On 12 May 2017, the Federal Council passed the "Act to support transparency on pay structures – the Transparency on Pay Act" (the “Act”) in order to promote gender equality in pay. The Act entered into force on 6 July 2017 and since 6 January 2018 the obligations under the Act have “gone live”.

What's new?

1. Legal definition of equal work

The Act provides a legal definition of the term “equal work“, which means identical or comparable activities that are conducted by employees in either identical or different positions. Therefore, equivalent work within the meaning of the Act will be deemed to be conducted by men and women, if “according to an overall view of all underlying factors they can be considered to be in a comparable situation”. The decisive factors in this respect are, inter alia, the kind of work, the training requirements and the work conditions.

2. Individual right to information for employees

The core stipulation of the Act is the individual right to information for all employees of a company employing more than 200 employees. This right to information, which is only now available, six months after the Act entered into force, can be asserted in “text form” (e.g. by e-mail) by indicating the comparable activity. Thereupon, the employer has to inform the employee about the procedure and its criteria to determine the employee’s individual remuneration and must also identify the relevant comparative remuneration. Moreover, the employer has to disclose the statistic median of the average monthly gross remuneration that the opposite gender receives (projected and applicable to a full-time equivalent).

Median means (in ascending order of all salaries) the average remuneration of the relevant peer group. For instance, if the peer group consists of 13 employees of the opposite gender, the median would be the seventh highest remuneration within this peer group. This information must be given within three months after the request has been filed. However, the information concerning the applicable comparative remuneration cannot be disclosed on the grounds of data protection, unless at least six employees of the opposite gender are within the peer group.

If a works council exists, the request for information has to be sent to the works council, who must then fulfill it. The works council must inform the employer in an anonymous way about any requests for information.

3. Specific stipulations for employers bound by collective bargaining agreements

For employers who are bound by or adopt collective bargaining agreements, it will be sufficient to name only the relevant collective remuneration system and to indicate where the collective bargaining agreement can be inspected by the employee to satisfy a request for information. Furthermore, the median remuneration of the opposite gender, who is in the same category of the inquiring employee, must be disclosed.

4. Who has the burden of proof?

Non-compliance with the obligation to provide information will lead to disadvantages for the employer in cases of a complaint regarding equal pay, provided that the employer is not bound by collective bargaining agreements. In this case the burden of proof will shift to the employer’s detriment, because – according to the legislator’s view – the withholding of information will raise serious doubts concerning the employer’s compliance with the legal equal pay obligation. However, according to the grounds of the Act, such withholding of information shall only be assumed if the employer does not provide any information regarding the requested remuneration components at all.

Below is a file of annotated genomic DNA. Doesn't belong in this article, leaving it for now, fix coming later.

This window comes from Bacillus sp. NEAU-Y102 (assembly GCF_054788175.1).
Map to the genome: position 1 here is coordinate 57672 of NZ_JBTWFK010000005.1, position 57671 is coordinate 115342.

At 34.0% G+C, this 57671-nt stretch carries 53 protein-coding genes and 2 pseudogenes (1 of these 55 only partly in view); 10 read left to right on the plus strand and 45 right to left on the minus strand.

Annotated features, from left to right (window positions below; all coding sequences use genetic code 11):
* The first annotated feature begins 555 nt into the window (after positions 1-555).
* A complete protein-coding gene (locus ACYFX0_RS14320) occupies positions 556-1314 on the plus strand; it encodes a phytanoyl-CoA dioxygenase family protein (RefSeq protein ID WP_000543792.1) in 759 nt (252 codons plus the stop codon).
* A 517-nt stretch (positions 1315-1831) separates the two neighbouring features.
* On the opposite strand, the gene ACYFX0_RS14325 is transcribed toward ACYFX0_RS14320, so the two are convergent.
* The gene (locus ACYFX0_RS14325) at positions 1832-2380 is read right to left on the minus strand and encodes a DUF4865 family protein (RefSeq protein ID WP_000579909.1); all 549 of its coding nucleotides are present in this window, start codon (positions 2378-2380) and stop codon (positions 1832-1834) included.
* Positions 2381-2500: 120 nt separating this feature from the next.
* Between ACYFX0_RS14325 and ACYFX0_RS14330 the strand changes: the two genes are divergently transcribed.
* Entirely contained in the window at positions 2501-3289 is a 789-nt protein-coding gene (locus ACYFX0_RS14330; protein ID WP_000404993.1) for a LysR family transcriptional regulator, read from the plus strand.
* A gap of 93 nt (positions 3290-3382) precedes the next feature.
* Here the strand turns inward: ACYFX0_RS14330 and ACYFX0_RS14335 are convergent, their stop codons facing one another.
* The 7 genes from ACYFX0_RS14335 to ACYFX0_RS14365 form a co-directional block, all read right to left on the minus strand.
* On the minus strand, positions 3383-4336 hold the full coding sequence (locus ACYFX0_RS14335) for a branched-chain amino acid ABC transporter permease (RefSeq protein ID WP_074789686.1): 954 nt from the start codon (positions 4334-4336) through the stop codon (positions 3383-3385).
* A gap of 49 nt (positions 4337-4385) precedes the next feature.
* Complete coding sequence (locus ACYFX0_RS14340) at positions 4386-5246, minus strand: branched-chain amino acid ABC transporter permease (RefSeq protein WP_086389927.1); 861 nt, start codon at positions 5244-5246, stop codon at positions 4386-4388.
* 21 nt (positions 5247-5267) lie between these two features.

In contrast, the burden of proof does not shift to the employer if they are bound by collective bargaining agreements. According to the legislator’s opinion, the potential for discrimination in this respect is much lower than in cases of individually agreed or freely negotiated remuneration provisions.

5. Right to remuneration adjustments

The Transparency on Pay Act does not explicitly stipulate a legal basis for the employee to request a remuneration adjustment. Therefore if an employee wants to pursue such a claim, the employee must rely on the principles so far established by German labour courts. The Transparency on Pay Act solely stipulates the following principles, which arise from various legal sources:

Equal work must be paid equally. A difference regarding the remuneration of employees, who provide equal services, cannot solely be justified by the characteristic “gender”. Any stipulation which violates this equal pay principle is invalid.

6. Occupational audit procedure

Private employers, who employ more than 500 employees on a regular basis, are encouraged, but not obliged, to regularly review their remuneration systems, including the paid remuneration components, as well as their practical application to confirm they are compliant with the equal pay requirements.

7. Reporting obligation

Companies that employ more than 500 employees and are already obligated to make a management report within their annual accounts, according to the German Commercial Code, will also be required to publish regular reports regarding their efforts to promote gender equality and equal pay, under the Transparency on Pay Act Any absence of stipulated efforts must be justified within the report. Subsequently, in the future this report must be attached to the management report and furthermore has to be published in the German Federal Gazette.

Any employer who is bound by collective bargaining agreements is required to generate such a report every five years; otherwise such a report has to be generated every three years, starting this year (one year after the Act entered into force).